The Business of Health Care

The KP Model in the UK

I’ve had a couple of meetings recently with leading figures in UK health policy – one of them a senior figure at a doctors’ organisation, the other at a private health company – who both talked excitedly about the lessons Britain could learn from the US.

That’s rarer than you might think. Our National Health Service may be cautiously embracing market-led reforms, but there’s still plenty of scepticism about the US’s full-on competitive system, and people here tend to be nervous about citing it as an inspiration.

Still, the two figures I am referring to, both leading players in the British Government’s NHS reform programme, were talking not about US healthcare as a whole, but about one particular organisation with something of a cult following on this side of the Atlantic.

I am referring to Kaiser Permanente, and its ideas are about to become very big over here.

Kaiser is one of those iconic organisations that aren’t just known for what they do, but whose names come to define their particular way of doing things – in Kaiser’s case, managed care.

It is the classic managed care organisation, running all the disparate parts of the local health system as a fully integrated whole, and deftly incentivising doctors to make sure patients receive their care in the part of the health system where it can be delivered most efficiently.

In the UK, Kaiser Permanente has always held a peculiar fascination for health policy experts. Some love the idea of managed care, as the ideal solution to the ballooning cost pressures on the NHS… and others, for reasons I’ll explore later, absolutely hate it.

The UK’s pay-for-performance system for family doctors already owes a little to Kaiser, but it’s only now that the NHS is making a serious stab at adopting Kaiser-style managed care, under the latest stage in the Government’s health service reforms.

The Department of Health is to run national pilots of a system called ‘year of care’, where a single provider will be asked to manage the entire budget for the care of eligible patients – sub-contracting bits to other providers as need be.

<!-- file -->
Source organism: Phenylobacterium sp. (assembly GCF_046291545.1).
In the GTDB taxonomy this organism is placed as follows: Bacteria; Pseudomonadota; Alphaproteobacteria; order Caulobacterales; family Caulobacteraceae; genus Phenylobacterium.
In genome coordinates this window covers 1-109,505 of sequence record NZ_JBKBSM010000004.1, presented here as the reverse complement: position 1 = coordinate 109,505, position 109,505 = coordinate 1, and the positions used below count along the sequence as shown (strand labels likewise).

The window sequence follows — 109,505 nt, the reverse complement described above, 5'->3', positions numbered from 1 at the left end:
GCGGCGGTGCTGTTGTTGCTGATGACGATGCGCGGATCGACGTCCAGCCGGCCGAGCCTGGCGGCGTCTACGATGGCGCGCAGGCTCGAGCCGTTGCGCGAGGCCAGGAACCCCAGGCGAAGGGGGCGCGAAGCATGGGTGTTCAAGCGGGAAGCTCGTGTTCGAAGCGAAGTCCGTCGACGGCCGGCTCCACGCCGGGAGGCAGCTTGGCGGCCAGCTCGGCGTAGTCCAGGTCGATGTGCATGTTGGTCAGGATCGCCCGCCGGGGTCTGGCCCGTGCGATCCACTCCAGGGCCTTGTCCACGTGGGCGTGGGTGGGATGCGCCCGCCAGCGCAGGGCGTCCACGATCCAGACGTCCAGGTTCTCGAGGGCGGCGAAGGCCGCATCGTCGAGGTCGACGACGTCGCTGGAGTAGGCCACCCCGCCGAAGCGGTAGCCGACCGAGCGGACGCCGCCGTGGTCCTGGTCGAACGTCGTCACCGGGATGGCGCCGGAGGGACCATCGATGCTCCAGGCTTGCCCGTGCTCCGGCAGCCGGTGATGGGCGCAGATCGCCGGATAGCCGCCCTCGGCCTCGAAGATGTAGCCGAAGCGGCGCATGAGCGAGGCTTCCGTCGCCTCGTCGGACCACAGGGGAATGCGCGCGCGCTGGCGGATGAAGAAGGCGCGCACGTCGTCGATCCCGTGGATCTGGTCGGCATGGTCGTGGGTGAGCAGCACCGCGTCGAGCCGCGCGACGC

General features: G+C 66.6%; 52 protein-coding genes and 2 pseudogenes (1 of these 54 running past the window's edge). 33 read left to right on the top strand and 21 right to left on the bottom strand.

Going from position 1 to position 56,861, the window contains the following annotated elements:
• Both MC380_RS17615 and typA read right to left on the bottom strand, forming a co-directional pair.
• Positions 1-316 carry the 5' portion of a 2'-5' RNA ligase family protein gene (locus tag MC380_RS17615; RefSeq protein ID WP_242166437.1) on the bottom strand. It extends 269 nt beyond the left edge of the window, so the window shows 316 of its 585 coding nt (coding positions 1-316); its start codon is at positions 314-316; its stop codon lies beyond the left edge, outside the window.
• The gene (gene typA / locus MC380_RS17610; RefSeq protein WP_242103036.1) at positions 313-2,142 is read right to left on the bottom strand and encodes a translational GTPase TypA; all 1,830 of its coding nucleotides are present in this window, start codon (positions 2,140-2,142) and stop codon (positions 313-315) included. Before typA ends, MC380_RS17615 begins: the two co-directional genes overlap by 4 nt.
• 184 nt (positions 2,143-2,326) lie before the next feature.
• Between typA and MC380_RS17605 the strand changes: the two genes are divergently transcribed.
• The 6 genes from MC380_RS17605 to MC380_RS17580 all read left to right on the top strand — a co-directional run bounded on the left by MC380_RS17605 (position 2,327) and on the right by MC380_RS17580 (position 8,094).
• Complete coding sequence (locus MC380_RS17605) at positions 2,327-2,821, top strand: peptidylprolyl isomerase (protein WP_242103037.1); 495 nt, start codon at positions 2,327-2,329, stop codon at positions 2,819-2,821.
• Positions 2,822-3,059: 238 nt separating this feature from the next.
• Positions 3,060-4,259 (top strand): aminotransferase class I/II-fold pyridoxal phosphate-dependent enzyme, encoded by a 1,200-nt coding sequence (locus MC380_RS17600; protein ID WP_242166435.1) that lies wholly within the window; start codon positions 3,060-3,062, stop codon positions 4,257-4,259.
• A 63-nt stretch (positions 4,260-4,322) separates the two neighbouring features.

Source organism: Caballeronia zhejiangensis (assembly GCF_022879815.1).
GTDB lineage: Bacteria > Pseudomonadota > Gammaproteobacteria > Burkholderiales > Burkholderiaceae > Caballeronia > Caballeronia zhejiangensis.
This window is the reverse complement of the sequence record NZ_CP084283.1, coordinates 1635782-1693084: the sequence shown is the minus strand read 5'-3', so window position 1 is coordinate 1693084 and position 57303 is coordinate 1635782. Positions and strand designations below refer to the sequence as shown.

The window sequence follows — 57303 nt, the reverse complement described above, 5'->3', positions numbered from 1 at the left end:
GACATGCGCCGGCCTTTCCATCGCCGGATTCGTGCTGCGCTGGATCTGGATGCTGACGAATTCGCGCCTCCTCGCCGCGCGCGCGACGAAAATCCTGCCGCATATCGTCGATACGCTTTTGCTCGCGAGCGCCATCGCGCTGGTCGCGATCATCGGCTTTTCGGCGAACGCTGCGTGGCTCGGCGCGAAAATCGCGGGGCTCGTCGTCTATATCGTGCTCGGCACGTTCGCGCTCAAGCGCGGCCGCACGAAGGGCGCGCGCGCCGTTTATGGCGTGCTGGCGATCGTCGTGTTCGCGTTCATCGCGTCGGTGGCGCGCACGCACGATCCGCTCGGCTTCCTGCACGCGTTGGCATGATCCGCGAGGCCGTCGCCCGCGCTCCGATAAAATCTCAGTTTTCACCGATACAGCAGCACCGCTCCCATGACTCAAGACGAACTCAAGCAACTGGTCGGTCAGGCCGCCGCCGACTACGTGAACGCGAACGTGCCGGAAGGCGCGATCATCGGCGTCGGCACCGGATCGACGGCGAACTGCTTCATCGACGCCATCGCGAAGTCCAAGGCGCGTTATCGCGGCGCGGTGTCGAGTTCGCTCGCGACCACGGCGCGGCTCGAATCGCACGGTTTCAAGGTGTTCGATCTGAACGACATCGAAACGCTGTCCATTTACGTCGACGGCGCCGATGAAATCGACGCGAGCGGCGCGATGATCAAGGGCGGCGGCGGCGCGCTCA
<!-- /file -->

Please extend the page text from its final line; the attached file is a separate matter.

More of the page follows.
It’s basically managed care in action, aiming to make a single organisation responsible both for primary care and for expensive acute care… and handing that provider an incentive to make sure patients get more of the former and less of the latter.

And as I’ve said, not everyone likes it. There are those – including Dr Clare Gerada, the head of Britain’s Royal College of GPs, who worry that managed care is just a sophisticated way of ensuring patients are treated as cheaply as possible by denying them hospital care they might in fact need.

Particularly controversial is the incentive the managed care organisation receives to ensure it oversees its year of care budget as efficiently as possible.

At present, it is just envisaged that companies will be paid a management fee for keeping the health system within budget, but there are plenty who would like to see that concept expanded to include the offer of profit shares for providers that come in under the bottom line.

To critics, that will sound perilously close to a cash payment for blocking doctors’ referral decisions and restricting access to hospital care.

But to enthusiasts, like the leading public doctor and the private entrepreneur who talked to me so enthusiastically about Kaiser, it sounds like the future for our NHS.

Richard Hoey is editor of Pulse, a weekly magazine for UK primary care professionals and physicians. He writes Pulse’s editorials and muses on general practice in his weekly blog. You can follow him and read other news about the NHS at

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